Tuesday, 22 February 2011

Should all story loose ends be tied up in your novel?

That’s the quandary I have right now. I am at the stage with my first full length novel, Vile City, where I am doing the final edit before trying to get it published.

My story concerns three women who have been abducted in Glasgow. Whilst the whereabouts of one is well known as it’s her story that makes up about a third of the book, the fate of the other two isn’t.

What have I decided? At the moment I am starting to think that in real life things are not always tied up nicely in a wee bow. Sometimes there is no clear resolution or closure.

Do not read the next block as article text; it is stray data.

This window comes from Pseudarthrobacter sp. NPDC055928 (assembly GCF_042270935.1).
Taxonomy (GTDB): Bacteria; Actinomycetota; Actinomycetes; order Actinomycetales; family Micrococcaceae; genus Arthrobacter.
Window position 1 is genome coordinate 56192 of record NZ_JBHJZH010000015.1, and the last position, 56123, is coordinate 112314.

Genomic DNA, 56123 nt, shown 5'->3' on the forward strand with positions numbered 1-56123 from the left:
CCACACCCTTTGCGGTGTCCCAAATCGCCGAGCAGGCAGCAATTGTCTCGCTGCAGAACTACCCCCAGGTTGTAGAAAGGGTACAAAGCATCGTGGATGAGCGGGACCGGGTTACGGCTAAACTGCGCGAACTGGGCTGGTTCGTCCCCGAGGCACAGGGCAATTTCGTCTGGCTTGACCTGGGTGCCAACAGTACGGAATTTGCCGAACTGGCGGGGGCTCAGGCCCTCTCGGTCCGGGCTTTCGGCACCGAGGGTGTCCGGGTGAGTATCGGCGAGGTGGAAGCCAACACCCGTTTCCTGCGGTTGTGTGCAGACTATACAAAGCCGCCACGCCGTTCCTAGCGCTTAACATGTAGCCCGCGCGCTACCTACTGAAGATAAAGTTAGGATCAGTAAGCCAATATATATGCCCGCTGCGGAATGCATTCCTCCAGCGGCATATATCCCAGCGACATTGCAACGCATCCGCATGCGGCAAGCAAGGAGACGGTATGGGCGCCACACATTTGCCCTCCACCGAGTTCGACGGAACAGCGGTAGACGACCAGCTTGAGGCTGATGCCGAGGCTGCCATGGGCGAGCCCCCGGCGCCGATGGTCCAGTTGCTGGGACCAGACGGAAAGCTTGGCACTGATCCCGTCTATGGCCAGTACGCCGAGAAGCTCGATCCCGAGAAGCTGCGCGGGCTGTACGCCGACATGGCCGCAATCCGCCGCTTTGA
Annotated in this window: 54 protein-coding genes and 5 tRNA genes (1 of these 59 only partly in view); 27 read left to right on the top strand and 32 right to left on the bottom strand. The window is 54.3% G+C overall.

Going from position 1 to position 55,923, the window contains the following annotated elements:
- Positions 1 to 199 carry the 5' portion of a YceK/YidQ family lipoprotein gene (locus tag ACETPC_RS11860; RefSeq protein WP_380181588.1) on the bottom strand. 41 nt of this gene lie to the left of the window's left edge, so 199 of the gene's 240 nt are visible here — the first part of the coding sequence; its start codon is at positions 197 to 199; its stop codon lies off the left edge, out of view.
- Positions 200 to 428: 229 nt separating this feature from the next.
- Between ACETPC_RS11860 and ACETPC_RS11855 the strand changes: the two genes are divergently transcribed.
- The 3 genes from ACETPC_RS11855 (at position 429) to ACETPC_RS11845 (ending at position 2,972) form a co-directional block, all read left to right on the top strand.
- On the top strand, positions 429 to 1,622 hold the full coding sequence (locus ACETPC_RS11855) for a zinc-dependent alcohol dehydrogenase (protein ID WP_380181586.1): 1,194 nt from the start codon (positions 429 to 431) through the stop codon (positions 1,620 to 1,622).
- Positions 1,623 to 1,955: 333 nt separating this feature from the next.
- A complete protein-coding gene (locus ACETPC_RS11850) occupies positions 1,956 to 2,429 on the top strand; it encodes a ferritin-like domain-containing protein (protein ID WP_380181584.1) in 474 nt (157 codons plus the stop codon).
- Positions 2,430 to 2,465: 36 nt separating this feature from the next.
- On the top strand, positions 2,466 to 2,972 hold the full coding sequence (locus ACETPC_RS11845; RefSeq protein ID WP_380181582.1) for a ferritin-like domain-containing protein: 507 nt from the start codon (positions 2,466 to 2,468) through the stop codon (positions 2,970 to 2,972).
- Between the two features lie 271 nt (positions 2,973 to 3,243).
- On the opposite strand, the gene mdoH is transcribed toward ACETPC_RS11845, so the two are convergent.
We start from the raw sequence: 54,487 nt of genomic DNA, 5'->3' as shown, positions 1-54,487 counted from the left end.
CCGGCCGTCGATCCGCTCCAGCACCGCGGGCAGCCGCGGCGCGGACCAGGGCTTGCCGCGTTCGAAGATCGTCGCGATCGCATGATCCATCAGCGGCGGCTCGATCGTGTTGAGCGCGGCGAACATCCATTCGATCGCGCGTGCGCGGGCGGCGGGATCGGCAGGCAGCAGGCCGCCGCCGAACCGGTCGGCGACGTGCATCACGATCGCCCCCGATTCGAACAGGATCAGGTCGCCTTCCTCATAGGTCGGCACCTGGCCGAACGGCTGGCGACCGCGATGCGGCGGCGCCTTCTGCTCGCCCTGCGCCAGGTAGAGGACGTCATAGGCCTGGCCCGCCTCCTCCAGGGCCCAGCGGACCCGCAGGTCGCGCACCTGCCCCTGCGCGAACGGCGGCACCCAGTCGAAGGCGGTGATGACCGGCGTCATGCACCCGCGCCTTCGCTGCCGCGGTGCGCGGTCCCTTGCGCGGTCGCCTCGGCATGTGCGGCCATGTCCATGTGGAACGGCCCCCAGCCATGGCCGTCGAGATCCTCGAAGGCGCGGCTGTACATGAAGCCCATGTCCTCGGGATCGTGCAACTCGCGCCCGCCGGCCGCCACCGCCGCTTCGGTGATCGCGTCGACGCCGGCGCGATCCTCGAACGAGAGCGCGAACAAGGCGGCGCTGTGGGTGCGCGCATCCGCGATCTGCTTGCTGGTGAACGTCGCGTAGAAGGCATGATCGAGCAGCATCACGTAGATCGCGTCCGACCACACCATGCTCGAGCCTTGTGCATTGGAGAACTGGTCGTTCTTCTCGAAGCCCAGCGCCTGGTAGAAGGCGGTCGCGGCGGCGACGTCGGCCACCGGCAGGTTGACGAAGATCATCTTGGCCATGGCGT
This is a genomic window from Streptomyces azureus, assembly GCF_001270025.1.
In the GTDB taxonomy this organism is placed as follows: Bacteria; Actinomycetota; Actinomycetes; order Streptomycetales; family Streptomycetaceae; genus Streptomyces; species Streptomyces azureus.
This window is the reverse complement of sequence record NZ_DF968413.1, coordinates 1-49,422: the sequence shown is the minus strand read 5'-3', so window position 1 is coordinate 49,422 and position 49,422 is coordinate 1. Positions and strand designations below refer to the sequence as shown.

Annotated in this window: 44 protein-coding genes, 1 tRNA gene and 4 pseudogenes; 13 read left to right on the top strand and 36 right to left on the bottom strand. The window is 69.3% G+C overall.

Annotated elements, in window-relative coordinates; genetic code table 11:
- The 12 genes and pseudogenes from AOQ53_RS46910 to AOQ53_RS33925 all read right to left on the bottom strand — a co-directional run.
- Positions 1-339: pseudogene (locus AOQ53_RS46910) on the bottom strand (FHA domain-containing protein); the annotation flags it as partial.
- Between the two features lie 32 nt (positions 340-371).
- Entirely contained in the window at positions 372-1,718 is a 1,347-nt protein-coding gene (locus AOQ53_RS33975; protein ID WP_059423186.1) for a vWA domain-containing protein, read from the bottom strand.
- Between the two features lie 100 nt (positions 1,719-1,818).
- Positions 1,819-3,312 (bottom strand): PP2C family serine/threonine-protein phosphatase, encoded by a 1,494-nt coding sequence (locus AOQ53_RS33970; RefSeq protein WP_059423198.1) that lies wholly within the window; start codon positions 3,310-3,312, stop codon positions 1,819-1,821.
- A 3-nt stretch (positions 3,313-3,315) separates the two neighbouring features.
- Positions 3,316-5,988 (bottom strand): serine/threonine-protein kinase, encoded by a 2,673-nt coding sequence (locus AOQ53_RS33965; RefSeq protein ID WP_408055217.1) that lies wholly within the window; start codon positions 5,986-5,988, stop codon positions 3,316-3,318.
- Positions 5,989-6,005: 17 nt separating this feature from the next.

But should a novel give readers the closure they might not get in real life? If they don’t, will they be left feeling cheated?

What do I do? My mind keeps going back and forth like a tennis ball hit by an angry Andy Murray.

When I did a quick search on the Internet about this, these are the ones I looked at -

1 comment:

  1. I think it’s sensible to at least tie up the loose ends by referencing them, could the safe woman be upset the other two were never found? That way you don't have to solve their predicaments but acknowledge they are still ‘loose threads’.


How Kirsty Gets Her Kicks heads over to Shotgun Honey

Kirsty's loosely based on Rose McGowan's character Cherry Darling I'm delighted to announce that I've just signed a ...